How Can Philosophy Be a True Cognitive Science Discipline?
Article first published online: 26 MAR 2010
Copyright © 2010 Cognitive Science Society, Inc.
Topics in Cognitive Science
Volume 2, Issue 3, pages 357–366, July 2010
How to Cite
Bechtel, W. (2010), How Can Philosophy Be a True Cognitive Science Discipline?. Topics in Cognitive Science, 2: 357–366. doi: 10.1111/j.1756-8765.2010.01088.x
- Issue published online: 9 JUL 2010
- Article first published online: 26 MAR 2010
- Received 2 March 2009; received in revised form 1 September 2009; accepted 23 October 2009
- Mind–body problem;
- Mental representation;
- Integrating disciplines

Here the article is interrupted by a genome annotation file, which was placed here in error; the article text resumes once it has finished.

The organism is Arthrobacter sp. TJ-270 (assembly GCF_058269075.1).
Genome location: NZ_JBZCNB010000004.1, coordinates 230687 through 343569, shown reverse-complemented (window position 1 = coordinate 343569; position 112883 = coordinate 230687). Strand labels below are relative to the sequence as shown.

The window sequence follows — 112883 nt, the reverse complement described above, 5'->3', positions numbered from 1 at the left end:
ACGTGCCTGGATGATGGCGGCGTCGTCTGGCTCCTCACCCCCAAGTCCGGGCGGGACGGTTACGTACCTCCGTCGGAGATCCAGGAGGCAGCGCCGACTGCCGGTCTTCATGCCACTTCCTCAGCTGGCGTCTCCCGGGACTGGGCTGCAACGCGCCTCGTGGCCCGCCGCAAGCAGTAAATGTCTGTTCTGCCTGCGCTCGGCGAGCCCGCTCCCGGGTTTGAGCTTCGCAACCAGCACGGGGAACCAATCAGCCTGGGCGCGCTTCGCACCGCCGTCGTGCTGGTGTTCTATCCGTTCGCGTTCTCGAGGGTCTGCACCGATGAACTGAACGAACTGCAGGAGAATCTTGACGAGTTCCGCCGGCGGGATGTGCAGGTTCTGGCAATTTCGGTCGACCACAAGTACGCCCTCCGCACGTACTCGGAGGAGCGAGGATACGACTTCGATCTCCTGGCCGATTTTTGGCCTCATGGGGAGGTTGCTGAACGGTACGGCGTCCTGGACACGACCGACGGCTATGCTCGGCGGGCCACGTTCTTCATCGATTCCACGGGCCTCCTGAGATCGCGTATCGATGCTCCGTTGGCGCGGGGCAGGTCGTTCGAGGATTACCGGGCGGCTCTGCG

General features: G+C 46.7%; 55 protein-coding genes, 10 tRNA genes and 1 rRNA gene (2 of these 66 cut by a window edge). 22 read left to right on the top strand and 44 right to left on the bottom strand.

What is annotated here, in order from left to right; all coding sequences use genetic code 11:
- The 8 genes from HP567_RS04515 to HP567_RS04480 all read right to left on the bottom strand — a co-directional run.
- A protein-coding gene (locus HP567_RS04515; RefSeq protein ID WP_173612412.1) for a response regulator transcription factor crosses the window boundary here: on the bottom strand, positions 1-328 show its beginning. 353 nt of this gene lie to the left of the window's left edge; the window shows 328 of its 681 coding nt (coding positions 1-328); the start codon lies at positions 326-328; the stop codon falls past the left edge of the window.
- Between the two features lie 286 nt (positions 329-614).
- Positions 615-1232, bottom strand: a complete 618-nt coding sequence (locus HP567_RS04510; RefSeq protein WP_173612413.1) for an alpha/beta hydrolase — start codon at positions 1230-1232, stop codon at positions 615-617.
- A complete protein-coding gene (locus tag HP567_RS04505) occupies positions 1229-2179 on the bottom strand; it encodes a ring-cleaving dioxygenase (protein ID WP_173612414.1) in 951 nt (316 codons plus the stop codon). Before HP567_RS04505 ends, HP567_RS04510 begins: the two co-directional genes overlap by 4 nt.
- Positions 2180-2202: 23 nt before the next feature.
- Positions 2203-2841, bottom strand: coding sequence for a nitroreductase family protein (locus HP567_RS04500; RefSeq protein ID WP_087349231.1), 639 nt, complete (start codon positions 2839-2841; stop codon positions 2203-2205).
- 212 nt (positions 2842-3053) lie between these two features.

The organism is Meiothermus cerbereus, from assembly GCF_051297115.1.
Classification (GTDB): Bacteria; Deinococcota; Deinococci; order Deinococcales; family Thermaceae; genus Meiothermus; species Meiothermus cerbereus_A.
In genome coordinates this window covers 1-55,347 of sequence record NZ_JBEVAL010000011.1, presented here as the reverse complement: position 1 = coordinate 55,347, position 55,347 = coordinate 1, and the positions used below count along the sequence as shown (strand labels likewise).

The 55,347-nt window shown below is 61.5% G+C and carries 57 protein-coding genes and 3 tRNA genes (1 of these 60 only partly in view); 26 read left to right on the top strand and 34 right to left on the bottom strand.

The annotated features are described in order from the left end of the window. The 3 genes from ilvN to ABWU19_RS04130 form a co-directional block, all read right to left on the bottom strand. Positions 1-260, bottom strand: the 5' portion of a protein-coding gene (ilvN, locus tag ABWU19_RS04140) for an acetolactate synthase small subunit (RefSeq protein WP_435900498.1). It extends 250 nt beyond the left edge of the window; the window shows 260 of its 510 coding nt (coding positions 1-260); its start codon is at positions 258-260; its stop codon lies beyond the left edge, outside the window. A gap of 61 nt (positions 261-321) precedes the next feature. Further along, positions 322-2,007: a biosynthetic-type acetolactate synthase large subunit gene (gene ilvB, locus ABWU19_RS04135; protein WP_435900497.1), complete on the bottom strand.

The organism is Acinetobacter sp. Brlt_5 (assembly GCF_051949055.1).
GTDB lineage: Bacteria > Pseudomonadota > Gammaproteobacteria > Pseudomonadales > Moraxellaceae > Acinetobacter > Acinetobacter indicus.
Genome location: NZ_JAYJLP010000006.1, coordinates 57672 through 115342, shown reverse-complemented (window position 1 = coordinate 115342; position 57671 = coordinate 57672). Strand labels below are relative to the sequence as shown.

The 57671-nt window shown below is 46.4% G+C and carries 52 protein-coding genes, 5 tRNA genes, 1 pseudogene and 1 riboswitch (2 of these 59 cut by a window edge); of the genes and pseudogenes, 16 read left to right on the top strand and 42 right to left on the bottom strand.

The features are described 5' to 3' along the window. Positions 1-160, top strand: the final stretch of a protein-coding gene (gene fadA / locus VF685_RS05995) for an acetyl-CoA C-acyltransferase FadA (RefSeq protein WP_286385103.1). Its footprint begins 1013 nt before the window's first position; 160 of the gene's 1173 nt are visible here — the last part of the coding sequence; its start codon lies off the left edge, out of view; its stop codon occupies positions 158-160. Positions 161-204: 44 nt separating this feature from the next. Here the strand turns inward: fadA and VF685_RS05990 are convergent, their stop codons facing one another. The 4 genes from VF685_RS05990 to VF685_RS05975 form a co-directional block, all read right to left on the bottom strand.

Although philosophy has been only a minor contributor to cognitive science to date, this paper describes two projects in naturalistic philosophy of mind and one in naturalistic philosophy of science that have been pursued during the past 30 years and that can make theoretical and methodological contributions to cognitive science. First, stances on the mind–body problem (identity theory, functionalism, and heuristic identity theory) are relevant to cognitive science as it negotiates its relation to neuroscience and cognitive neuroscience. Second, analyses of mental representations address both their vehicles and their contents; new approaches to characterizing how representations have content are particularly relevant to understanding the relation of cognitive agents to their environments. Third, the recently formulated accounts of mechanistic explanation in philosophy of science both provide perspective on the explanatory project of cognitive science and may offer normative guidance to cognitive science (e.g., by providing perspective on how multiple disciplinary perspectives can be integrated in understanding a given mechanism).